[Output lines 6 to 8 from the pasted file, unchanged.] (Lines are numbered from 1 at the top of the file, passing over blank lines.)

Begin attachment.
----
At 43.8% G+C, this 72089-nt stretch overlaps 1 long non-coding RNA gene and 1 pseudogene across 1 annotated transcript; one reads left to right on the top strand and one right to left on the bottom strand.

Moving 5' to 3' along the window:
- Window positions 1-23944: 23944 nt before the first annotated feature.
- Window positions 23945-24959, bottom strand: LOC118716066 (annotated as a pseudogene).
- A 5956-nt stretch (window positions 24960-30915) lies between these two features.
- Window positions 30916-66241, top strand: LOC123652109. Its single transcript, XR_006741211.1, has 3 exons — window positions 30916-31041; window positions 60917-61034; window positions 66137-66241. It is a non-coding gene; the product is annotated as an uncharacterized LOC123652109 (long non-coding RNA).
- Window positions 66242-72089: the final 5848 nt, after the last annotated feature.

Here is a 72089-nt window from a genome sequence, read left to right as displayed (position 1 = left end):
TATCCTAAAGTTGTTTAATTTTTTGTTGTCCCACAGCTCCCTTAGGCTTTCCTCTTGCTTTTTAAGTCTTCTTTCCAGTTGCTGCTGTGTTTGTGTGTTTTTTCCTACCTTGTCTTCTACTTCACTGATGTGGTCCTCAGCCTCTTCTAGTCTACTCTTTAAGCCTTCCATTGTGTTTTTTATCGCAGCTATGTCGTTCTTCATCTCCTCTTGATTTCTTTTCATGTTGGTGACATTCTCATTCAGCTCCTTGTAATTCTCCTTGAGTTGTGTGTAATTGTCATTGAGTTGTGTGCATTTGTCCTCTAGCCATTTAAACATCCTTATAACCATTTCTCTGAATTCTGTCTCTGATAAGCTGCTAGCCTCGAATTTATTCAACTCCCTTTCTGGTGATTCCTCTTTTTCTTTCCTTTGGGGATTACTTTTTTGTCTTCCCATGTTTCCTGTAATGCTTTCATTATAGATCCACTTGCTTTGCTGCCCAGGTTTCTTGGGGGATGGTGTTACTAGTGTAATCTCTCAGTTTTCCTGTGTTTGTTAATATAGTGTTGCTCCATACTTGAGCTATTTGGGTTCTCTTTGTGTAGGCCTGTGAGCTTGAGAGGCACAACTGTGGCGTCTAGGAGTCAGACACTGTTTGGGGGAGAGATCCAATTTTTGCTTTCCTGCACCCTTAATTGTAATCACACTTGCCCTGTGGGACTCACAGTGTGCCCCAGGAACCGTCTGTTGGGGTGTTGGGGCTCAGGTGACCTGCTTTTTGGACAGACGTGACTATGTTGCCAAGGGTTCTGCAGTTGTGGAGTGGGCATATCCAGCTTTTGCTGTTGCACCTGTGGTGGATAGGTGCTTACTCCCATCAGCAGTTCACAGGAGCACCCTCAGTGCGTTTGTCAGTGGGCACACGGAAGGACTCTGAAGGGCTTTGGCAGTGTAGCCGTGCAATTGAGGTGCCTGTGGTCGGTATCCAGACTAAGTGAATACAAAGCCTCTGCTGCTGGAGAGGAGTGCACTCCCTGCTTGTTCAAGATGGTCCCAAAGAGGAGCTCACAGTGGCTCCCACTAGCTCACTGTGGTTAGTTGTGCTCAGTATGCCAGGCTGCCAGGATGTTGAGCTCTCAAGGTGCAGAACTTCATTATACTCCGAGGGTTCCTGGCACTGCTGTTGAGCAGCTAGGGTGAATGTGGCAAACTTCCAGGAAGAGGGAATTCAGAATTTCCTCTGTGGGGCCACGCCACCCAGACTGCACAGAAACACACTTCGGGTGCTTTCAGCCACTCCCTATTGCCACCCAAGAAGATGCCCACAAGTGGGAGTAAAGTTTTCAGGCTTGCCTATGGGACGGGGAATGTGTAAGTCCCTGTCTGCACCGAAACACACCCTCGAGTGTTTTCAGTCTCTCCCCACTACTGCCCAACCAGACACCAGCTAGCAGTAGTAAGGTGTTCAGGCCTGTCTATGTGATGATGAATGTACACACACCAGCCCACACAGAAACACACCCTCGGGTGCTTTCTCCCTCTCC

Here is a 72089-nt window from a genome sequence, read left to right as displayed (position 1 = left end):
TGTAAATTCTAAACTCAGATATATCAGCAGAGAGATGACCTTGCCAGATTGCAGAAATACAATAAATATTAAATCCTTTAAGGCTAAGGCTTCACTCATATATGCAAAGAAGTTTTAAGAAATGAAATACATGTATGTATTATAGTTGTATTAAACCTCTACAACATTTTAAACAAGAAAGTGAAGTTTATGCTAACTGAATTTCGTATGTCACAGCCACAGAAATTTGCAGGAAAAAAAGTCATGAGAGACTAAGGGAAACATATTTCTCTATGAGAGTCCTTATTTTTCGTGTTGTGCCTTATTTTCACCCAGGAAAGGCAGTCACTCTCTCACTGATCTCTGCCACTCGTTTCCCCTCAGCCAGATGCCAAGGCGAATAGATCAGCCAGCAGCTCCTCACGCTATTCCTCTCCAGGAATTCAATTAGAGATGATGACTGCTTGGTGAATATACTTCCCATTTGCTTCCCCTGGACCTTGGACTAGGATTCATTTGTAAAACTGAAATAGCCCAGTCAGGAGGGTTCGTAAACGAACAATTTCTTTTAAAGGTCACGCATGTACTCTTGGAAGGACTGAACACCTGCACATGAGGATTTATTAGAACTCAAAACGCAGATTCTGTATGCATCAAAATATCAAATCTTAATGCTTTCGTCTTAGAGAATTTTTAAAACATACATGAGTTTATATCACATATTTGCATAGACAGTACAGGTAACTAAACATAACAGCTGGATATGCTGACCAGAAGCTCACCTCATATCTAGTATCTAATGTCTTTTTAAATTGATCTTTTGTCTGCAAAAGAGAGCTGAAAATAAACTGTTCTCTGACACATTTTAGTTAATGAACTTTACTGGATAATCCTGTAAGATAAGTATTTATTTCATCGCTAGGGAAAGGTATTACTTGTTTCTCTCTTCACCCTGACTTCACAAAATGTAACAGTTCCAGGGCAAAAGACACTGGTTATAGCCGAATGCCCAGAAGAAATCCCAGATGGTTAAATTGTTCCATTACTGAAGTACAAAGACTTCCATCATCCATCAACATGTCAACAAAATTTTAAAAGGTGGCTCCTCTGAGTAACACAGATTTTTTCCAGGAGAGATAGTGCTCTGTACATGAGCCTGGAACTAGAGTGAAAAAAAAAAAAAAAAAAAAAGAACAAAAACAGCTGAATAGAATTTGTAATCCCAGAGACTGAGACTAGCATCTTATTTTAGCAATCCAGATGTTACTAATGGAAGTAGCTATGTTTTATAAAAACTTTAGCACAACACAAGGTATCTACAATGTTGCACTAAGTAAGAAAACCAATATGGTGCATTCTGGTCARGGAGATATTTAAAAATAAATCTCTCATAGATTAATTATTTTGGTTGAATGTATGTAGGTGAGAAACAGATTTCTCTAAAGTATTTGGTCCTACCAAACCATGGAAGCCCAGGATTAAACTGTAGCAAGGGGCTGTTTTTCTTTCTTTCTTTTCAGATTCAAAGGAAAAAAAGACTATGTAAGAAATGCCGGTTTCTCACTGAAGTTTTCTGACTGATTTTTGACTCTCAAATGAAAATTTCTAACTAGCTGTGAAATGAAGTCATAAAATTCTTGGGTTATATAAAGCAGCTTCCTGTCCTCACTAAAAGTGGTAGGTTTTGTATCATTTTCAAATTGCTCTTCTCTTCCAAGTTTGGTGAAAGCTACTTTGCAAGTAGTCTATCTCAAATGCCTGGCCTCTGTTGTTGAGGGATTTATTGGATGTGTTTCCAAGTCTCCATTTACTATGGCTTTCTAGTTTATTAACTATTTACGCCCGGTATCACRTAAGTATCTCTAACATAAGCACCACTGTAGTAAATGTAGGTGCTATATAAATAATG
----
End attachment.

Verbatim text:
- Window positions 30916-66241, top strand: LOC123652109. Its single transcript, XR_006741211.1, has 3 exons — window positions 30916-31041; window positions 60917-61034; window positions 66137-66241. It is a non-coding gene; the product is annotated as an uncharacterized LOC123652109 (long non-coding RNA).
- Window positions 66242-72089: the final 5848 nt, after the last annotated feature.

Here is a 72089-nt window from a genome sequence, read left to right as displayed (position 1 = left end):